Preserving space for creativity, reflection and, in some cases, the tolerance for really bad ideas that emerge from these activities, has the potential to unlock tremendous untapped creativity that lives within your leadership, individual contributors, and your business strategy. 

“Think Time” Must Become a Cultural Norm

In order to engender more creativity at your business, and to allow this creative spark to influence and enhance a more creative strategic approach, CEOs and executives have to make “think time” or “creative time” an accepted part of the business culture. 

Now, not every team member needs to carve out 20 percent of their workweek to think about stuff; for sure, some roles within an organization might need to be incessantly busy while creative time could yield tremendous upside for others. The point is that protecting thought space and creative time as part of a vibrant workplace culture must come from the top down, so that it’s accepted practice. 

In addition, businesses that adopt a creative time culture need to also accept that some dross will need to be sifted through to get the gold. Bad ideas are part of the process and the people that offer them up can’t be shamed or punished. Waste (i.e. bad ideas) is part of the creative process.   

“Any strategy, which purports to improve the bottom line, must include a proactive and intensive approach to bolstering creativity and innovation, along with the cornerstone of all creativity and innovation: unfettered communication between human beings. We must invest freely in developing ‘human capital’ — an over-used and slightly perverse way of describing the actual men and women who work within our organizations,” wrote Forbes contributing writer Peter Himmelman

Freeing your team to be quintessentially human, to bounce ideas off of one another, to engage in trial and error, and to look at the common from an uncommon angle is at the very heart of fueling a more creative and innovative business strategy.

Creative Time

CEOs and executives have to make 'think time' or 'creative time' an accepted part of the business culture.

How to Find Great Creative Ideas and Where to Apply Them

Brandenburger suggests four ways to spark creativity and innovation:

  1. Contrast. First, identify the assumptions that underpin your strategy. Then, seek to overturn these assumptions. He uses Netflix as an example. Netflix overturned the movie rental business assumptions that brick and mortar stores were necessary and late fees were an important part of the business model. And the rest is history.
  2. Combination. Conjoining seemingly disconnected products and services, partnering with another company and integrating technologies is a fruitful approach. Looking for associations and possibilities beyond the traditional, accepted mode of operation is the key to creativity via combination.
  3. Constraint. By looking at your company’s limitations in a fresh light, they can become strengths. Too much constraint kills creativity; too little constraint does the same. Finding a balance by removing or adding constraints changes the way we perceive things.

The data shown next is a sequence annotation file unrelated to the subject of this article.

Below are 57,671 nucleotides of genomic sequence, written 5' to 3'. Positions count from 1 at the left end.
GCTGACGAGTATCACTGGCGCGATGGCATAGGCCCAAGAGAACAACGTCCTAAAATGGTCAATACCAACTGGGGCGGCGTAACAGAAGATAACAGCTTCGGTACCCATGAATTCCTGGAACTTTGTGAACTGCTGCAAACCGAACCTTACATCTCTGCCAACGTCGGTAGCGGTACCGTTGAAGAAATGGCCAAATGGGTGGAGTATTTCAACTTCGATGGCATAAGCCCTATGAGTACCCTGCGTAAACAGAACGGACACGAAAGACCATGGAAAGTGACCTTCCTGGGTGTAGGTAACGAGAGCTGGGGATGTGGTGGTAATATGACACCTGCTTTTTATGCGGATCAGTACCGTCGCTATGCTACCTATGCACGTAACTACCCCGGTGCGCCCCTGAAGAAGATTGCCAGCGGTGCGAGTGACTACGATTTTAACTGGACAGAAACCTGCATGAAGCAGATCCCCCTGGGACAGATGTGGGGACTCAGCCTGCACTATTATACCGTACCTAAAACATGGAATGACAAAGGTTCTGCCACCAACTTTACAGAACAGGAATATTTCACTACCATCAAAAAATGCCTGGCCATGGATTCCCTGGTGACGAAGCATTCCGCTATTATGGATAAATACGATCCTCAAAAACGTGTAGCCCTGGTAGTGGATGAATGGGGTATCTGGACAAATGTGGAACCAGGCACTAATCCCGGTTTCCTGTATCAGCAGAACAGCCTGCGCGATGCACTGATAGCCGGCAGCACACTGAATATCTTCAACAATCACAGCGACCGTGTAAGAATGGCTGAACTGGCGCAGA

4. Context. Using a different context to foster innovation is also a useful tool for creativity. By looking to other fields where similar challenges exist, you can find new solutions and innovations. Brandenburger offers biomimetics (finding solutions in nature for problems in science), engineering, and medicine as great examples of using context to fuel innovation.

A strategy fed and underpinned by creative influence has myriad applications: operations, culture building, talent acquisition, and retention and finance, to just name a few. In essence, every aspect and function of your business could potentially benefit from a business strategy nurtured by creativity. 

In the age of disruption, constant busyness, endless meetings, and vast fields of red tape lead to stagnant growth, deteriorated workplace cultures, and, ultimately, a business that’s been left behind. 

Give yourself time to think. Make creative time an integral part of your company’s culture. Embrace bad ideas. Welcome empathy, storytelling, and free communication; question rather than direct and order. Look at the known from a new angle; question your long-held assumptions to find a new way forward. 

Remember when your teacher moved your “saved seat” in the middle of the school year? You probably don’t remember why they did, but you likely remember the weird feeling of seeing your classroom and classmates at a new angle and in a new way. Perhaps you noticed how the light was different  or you noticed a new poster on the wall or you sat next to someone who would become a lifelong friend. 

Challenge yourself, your team, and your business to see things differently. Get out of your comfort zone. Move your seat and free your business to be creative and innovative by carving out time to “just sit and think.” 

It works for Warren Buffett. Why can’t it work for you?